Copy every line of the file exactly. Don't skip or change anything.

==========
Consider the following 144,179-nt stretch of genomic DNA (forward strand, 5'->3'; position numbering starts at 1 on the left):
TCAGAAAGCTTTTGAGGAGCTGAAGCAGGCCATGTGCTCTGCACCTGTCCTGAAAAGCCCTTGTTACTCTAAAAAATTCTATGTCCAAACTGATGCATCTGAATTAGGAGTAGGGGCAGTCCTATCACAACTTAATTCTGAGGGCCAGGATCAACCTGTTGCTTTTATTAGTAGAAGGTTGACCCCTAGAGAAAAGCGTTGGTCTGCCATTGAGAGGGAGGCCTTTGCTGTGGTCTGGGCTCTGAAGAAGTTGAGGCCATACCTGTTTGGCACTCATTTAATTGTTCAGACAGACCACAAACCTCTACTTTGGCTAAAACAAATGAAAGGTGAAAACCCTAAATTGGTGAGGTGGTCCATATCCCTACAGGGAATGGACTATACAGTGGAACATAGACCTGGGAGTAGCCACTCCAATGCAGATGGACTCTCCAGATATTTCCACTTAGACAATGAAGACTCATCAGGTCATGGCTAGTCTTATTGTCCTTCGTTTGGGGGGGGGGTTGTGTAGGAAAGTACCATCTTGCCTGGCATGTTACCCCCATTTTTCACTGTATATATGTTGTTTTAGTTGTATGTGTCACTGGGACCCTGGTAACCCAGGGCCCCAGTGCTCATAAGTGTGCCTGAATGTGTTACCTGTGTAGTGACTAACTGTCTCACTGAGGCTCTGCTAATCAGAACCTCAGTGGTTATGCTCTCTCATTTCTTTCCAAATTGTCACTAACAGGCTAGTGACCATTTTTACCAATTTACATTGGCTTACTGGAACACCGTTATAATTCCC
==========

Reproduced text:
Consider the following 144,179-nt stretch of genomic DNA (forward strand, 5'->3'; position numbering starts at 1 on the left):
TCAGAAAGCTTTTGAGGAGCTGAAGCAGGCCATGTGCTCTGCACCTGTCCTGAAAAGCCCTTGTTACTCTAAAAAATTCTATGTCCAAACTGATGCATCTGAATTAGGAGTAGGGGCAGTCCTATCACAACTTAATTCTGAGGGCCAGGATCAACCTGTTGCTTTTATTAGTAGAAGGTTGACCCCTAGAGAAAAGCGTTGGTCTGCCATTGAGAGGGAGGCCTTTGCTGTGGTCTGGGCTCTGAAGAAGTTGAGGCCATACCTGTTTGGCACTCATTTAATTGTTCAGACAGACCACAAACCTCTACTTTGGCTAAAACAAATGAAAGGTGAAAACCCTAAATTGGTGAGGTGGTCCATATCCCTACAGGGAATGGACTATACAGTGGAACATAGACCTGGGAGTAGCCACTCCAATGCAGATGGACTCTCCAGATATTTCCACTTAGACAATGAAGACTCATCAGGTCATGGCTAGTCTTATTGTCCTTCGTTTGGGGGGGGGGTTGTGTAGGAAAGTACCATCTTGCCTGGCATGTTACCCCCATTTTTCACTGTATATATGTTGTTTTAGTTGTATGTGTCACTGGGACCCTGGTAACCCAGGGCCCCAGTGCTCATAAGTGTGCCTGAATGTGTTACCTGTGTAGTGACTAACTGTCTCACTGAGGCTCTGCTAATCAGAACCTCAGTGGTTATGCTCTCTCATTTCTTTCCAAATTGTCACTAACAGGCTAGTGACCATTTTTACCAATTTACATTGGCTTACTGGAACACCGTTATAATTCCC